Dear brothers and sisters in Christ,
A sense of isolation, and a sense of hope — it’s one of the big spiritual battles of our day. In God’s providence, the readings this week — which walk through the entire book of Job — speak right into that battle.
Remember the story: Job was physically afflicted, psychologically isolated and spiritually puzzled. Finally, overwhelmed by desolation, he called God to account: “Why is this happening to me?”
Part of the beauty of the book of Job is that he wasn’t only speaking for himself. He also captured a moment in Israel’s history where events didn’t make sense to them either.
We can find — in Job and in Israel — a poignant echo of our experience of these past 6 months. Many people share the sense of affliction, isolation, and puzzlement: What’s going on? How are we supposed to handle it?
It’s interesting to note that the answer Job receives from God isn’t really much of an explanation: “Because I’m God, and you’re not.” But it’s important that we understand this in the broader context of salvation history: the real answer — God’s truest, deepest answer to Job’s question — wasn’t available yet.
But, my brothers and sisters, that answer is available to us: Jesus Christ, crucified and risen.
On the cross, Jesus doesn’t offer an explanation for why suffering happens. Nor does He promise to make it all go away. What He does promise is the assurance of His presence — that He can and will be with us in our every affliction.
What He offers is like what a parent offers in the midst of a storm: they don’t make the storm go away, but their presence calms us in the midst of it.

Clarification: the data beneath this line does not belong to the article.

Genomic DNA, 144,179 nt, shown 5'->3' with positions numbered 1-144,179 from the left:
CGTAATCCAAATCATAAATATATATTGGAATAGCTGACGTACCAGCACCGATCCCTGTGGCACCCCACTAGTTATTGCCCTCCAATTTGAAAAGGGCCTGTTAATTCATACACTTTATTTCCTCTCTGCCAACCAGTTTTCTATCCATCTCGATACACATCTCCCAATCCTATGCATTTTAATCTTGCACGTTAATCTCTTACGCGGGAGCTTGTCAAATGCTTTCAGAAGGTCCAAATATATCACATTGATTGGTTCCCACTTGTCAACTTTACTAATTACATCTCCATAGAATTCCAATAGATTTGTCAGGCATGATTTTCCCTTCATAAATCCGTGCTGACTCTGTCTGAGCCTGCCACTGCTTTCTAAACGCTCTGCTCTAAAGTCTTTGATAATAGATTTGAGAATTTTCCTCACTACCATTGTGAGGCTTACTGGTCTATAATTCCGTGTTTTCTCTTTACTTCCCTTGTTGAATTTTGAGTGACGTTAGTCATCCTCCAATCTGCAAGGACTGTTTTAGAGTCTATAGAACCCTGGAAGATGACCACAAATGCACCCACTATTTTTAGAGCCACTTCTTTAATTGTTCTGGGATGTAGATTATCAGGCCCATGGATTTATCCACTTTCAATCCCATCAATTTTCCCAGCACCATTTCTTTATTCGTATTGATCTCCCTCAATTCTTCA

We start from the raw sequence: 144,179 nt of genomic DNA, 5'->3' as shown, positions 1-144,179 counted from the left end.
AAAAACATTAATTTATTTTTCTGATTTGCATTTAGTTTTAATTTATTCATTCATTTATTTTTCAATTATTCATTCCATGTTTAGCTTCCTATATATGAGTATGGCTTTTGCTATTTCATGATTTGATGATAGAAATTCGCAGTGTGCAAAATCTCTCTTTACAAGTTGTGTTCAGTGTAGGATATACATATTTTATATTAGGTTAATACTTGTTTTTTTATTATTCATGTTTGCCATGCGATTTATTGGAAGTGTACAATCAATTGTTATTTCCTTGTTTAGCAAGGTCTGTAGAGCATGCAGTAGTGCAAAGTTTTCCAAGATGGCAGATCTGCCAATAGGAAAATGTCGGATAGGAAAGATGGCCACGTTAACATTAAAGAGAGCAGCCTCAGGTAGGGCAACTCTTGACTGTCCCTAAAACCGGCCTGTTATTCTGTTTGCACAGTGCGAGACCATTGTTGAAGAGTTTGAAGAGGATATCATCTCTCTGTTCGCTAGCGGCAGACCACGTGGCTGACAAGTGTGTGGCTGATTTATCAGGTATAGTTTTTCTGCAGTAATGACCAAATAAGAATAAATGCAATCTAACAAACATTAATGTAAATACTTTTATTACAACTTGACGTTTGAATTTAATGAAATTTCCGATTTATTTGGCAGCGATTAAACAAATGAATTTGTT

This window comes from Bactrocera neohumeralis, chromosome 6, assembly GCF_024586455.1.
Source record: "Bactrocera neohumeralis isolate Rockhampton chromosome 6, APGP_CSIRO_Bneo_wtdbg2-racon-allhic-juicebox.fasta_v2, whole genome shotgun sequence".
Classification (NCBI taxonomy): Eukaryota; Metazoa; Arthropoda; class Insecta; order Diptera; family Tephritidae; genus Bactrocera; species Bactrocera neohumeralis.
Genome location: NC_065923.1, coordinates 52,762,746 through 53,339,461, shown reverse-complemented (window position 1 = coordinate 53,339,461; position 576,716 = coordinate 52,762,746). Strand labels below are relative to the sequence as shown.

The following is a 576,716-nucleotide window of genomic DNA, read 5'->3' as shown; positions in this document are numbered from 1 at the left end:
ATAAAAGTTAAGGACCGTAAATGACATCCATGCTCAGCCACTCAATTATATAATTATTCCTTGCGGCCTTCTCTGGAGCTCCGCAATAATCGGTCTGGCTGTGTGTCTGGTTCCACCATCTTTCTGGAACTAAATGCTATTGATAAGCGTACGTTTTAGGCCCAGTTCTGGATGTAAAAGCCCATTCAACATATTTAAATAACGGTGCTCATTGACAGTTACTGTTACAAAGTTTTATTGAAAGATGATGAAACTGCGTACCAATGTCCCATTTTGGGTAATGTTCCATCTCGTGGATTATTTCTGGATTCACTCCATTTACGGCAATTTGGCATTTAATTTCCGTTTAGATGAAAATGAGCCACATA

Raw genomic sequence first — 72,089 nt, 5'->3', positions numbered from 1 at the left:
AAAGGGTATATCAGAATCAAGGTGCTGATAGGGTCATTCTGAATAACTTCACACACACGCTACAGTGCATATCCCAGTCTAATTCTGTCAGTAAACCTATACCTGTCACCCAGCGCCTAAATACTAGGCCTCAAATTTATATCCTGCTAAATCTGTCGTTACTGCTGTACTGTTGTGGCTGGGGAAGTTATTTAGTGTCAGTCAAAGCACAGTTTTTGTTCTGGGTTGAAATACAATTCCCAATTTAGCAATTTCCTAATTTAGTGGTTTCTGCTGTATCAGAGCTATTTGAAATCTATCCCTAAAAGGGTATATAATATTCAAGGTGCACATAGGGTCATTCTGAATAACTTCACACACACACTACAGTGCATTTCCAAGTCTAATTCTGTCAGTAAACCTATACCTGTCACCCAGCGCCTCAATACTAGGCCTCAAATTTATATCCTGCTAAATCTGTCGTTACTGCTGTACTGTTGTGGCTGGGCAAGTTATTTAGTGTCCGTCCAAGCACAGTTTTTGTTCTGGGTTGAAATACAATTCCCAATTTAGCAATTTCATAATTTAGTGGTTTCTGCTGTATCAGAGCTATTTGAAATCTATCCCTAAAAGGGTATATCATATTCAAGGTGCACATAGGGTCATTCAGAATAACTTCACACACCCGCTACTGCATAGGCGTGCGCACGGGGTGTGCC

St. Therese, the Little Flower, whose feast we celebrate Oct. 1 and whose life was far from easy, compares the afflictions in our lives to the boat that was being swamped by waves while Jesus slept. For her, it was enough to know that Jesus was in the boat. She didn’t feel the need to wake Him. That calm assurance is part of what makes her a great saint!
Perhaps we’re not such great saints. Maybe we feel the need to go and wake the master, as the apostles did. But at least we can learn this lesson from them: let’s turn to Him in faith, rather than in fear.
So, just a word of encouragement this week. It’s natural for us to feel a sense of affliction, isolation, and puzzlement. The great question is what we do with them. If we look to our own strength, we will inevitably experience a rising sense of anxiety mounting toward panic. But we can turn to Jesus in faith. We can turn to Him in prayer, in reading Scripture, in receiving the sacraments. We can turn to Him by serving those in need. When we turn to Jesus in the midst of affliction, isolation and puzzlement, we will experience a rising and abiding sense of hope — a hope that nothing in the world can take away.